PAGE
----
Another set of initiatives have involved the organization Syarikat, where progressive young members of the Islamic organization NU sought to promote reconciliation around 1965 by engaging in dialogue meetings and joint projects between former members of the PKI and members of the NU community, creating support groups and associations for women victims, joint lobbying to the legislature to end discrimination of former political prisoners and their families and promoting measures to restore their rights (McGregor 2009). Other examples include the use of “islah,” an Islamic form of peacemaking used between the military and victims and families of victims of the Tanjung Priok Massacres, and in Aceh, the use of diyat, an Islamic practice of making payments to the next of kin of those killed or disappeared in conflict (Kimura 2015). These cultural and societal approaches offered openings for reconciliation but also proved problematic and dissatisfying to many of the victims.
The Politics of the Truth
If legal retributive models and reconciliatory initiatives have achieved little by way of transitional justice, what about the practices of truth-seeking and truth-telling?
An early form of truth seeking involved fact-finding initiatives, especially around the events of 1998 and also on the violence in Aceh. These early missions and their subsequent reports were embraced by the human rights and international community for offering a comprehensive and substantive account of events, naming Indonesia’s security apparatus among the culprits of the violence. But the pattern did not continue. Later fact-finding suffered from a lack of credibility, a tendency towards ad hockery, and ultimately a lack of action.
Truth and Reconciliation
Another official mechanism to pursue truth lay in the model of the Truth and Reconciliation Commission (TRC) that the government decreed in 2000 and established in 2004. NGO and civil society organizations pushed strongly for the law and were encouraged initially that it had the power to investigate gross violations of human rights, but they soon became disenchanted to find that the law also endowed the TRC the power to give amnesty to perpetrators, bar cases addressed in the TRC from going to court, and allow victims to receive compensation only in exchange for amnesty. Seeking to remedy the weaknesses in the law, activists brought a suit to the Constitutional Court which unexpectedly vacated the entire law, leaving the human rights groups legally in the right but without any TRC law at all (Kimura 2015).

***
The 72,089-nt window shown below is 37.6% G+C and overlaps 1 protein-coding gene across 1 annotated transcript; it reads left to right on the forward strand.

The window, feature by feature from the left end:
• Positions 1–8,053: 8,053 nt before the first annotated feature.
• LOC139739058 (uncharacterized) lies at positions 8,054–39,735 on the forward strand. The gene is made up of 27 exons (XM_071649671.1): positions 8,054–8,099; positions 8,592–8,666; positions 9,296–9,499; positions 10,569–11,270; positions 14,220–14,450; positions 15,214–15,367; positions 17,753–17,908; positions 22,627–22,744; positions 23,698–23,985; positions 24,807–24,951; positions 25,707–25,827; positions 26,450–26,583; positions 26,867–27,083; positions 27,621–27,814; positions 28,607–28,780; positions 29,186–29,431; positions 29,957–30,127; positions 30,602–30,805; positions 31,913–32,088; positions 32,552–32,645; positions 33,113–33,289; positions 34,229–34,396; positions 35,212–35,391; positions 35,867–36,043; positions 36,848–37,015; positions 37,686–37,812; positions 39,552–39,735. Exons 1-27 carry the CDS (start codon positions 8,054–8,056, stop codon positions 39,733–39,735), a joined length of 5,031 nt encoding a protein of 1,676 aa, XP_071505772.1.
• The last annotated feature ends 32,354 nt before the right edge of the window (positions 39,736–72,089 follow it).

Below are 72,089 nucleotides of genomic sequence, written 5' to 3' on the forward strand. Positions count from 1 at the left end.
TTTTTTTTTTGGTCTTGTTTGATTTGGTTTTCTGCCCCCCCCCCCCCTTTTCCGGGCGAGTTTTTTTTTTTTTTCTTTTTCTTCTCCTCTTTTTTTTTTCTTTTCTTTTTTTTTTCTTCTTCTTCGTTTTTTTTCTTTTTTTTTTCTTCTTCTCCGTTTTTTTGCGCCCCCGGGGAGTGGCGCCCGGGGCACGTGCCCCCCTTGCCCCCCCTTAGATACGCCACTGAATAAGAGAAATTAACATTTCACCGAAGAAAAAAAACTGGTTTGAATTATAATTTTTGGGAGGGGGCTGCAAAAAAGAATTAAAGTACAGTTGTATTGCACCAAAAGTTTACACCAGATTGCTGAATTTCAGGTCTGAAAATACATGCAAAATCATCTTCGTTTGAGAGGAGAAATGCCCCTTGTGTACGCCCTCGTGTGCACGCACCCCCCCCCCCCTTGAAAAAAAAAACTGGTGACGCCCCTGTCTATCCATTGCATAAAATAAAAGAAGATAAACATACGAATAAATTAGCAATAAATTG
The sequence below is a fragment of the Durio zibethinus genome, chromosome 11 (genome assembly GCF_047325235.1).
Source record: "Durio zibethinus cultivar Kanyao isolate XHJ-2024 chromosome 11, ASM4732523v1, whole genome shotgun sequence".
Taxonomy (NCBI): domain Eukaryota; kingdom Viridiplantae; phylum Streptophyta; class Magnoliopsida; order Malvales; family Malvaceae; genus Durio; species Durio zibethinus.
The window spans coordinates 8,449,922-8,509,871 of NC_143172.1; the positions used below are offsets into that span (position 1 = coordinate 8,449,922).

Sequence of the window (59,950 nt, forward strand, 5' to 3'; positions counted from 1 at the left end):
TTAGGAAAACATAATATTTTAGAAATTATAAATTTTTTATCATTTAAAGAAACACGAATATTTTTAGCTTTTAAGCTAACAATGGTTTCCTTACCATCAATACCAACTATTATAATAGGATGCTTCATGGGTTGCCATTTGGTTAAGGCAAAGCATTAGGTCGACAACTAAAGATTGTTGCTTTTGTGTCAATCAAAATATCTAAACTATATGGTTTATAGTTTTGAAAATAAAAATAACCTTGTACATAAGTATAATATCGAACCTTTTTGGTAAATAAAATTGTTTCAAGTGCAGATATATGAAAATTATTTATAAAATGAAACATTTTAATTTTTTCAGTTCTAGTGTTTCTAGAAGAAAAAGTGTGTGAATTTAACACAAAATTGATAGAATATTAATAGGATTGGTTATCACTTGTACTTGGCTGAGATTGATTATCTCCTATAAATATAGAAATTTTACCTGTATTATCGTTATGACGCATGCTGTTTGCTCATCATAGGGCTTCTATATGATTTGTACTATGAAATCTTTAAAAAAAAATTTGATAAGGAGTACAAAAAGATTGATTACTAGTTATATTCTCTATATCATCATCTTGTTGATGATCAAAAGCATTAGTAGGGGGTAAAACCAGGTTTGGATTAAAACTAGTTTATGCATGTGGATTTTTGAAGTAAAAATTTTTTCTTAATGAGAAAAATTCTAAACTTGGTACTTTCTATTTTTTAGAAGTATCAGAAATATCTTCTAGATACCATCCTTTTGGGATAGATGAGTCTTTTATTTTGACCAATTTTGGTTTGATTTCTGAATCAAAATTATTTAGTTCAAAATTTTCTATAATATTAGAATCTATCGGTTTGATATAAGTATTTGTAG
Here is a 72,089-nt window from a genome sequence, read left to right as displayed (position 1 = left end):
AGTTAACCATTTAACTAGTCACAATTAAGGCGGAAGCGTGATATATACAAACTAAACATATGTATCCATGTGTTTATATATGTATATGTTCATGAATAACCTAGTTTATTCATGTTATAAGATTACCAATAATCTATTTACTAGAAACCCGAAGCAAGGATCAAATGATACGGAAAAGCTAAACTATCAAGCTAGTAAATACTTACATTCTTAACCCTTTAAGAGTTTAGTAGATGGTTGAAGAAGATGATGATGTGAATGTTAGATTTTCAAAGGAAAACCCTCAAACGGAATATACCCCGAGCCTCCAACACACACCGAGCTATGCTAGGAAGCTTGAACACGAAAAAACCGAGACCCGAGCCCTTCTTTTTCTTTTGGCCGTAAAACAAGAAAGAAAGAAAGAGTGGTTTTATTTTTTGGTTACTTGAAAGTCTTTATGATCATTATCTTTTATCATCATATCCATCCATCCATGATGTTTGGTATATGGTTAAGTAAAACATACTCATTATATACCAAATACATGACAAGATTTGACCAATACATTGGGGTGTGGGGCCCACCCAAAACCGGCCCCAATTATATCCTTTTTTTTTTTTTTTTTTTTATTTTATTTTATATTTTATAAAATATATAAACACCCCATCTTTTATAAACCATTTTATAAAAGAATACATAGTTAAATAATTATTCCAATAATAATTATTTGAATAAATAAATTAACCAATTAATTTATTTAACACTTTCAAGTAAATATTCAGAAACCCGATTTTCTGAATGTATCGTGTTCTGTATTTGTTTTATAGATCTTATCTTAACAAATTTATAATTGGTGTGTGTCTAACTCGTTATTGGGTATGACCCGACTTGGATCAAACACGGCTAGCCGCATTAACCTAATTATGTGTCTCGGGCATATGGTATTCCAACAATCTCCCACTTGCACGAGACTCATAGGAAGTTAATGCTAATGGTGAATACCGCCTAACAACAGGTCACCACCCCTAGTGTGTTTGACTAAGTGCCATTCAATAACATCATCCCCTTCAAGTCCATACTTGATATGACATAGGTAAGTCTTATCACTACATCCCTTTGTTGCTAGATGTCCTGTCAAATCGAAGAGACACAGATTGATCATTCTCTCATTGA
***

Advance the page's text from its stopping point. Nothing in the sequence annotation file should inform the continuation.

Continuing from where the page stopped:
A Year of Truth
Given their frustration with the government and the failure of official fact-finding as well as the Truth and Reconciliation Commission, civil society organizations have sought to promote truth in their own way. NGOs and civil society groups like the Coalition for Justice and Truth (KKPK) have highlighted the historical memory and suffering of past human rights violations by pooling resources and coordinating efforts to “amplify the voices of the victims of Suharto’s New Order regime” though public testimonials called “hearing testimonial events” (Ajar 2012).
Truth-telling has also emerged through popular culture, most notably in provocative films such as “The Act of Killing” and “The Look of Silence.” More generally, there have been dozens of books published by 1965 survivors, including many women. At the same time, the academic literature around 1965 has also boomed with both Indonesian and international scholars uncovering newfound documents about the role of the military or the role of the international community in the events of 1965.
A National Symposium
The most recent and surprising example in the realm of truth-seeking was the government organized symposium about the different viewpoints of 1965 called the “National Symposium: Dissecting the 1965 Tragedy, A Historical Approach” (Jakarta Post 2016). The meeting was remarkable for being the first of its kind, a government-sanctioned public discussion of 1965. And though there has been limited follow up since the meeting, it was also significant in that an organizing member from the government acknowledged the state role in the killings. The Symposium also produced its own kind of backlash from military-affiliated groups and conservative Islamic organizations, who organized an anti-PKI counter-symposium (Kompas 2016).
The prospects for official transitional justice in Indonesian are dimmer today than at any time since the fall of Suharto. In the context of this highly limited and constrained environment, civil society groups have shifted their focus, largely abandoning big official national approaches and taking matters into their own hands. Relying less on formal institutional activities, advocates have sought to engage their own initiatives that engage in truth-seeking, truth-telling and symbolic forms of justice. The emphasis here is more toward recognition rather than redress and an appeal for more societal support than official actions.
The state has been unable or unwilling to engage in any kind of meaningful process of transitional justice. This refusal is broadly consistent across different kinds of justice including legal/judicial approaches, reconciliatory approaches, and truth-seeking approaches. Nonetheless, the politics of the past refuses to go away in the social and political discourse of Indonesia. There is more discussion and debate than ever about the past and more evidence collected by activists, academics, victims and victims’ families, writers, and documentarians. Of the three modes of transitional justice, the truth-seeking and truth-telling mode has been the most successful if only serving the purpose to “tread water” until further kinds of justice are possible.
Department of Political Science
University of Hawai’i at Manoa, Hawai’i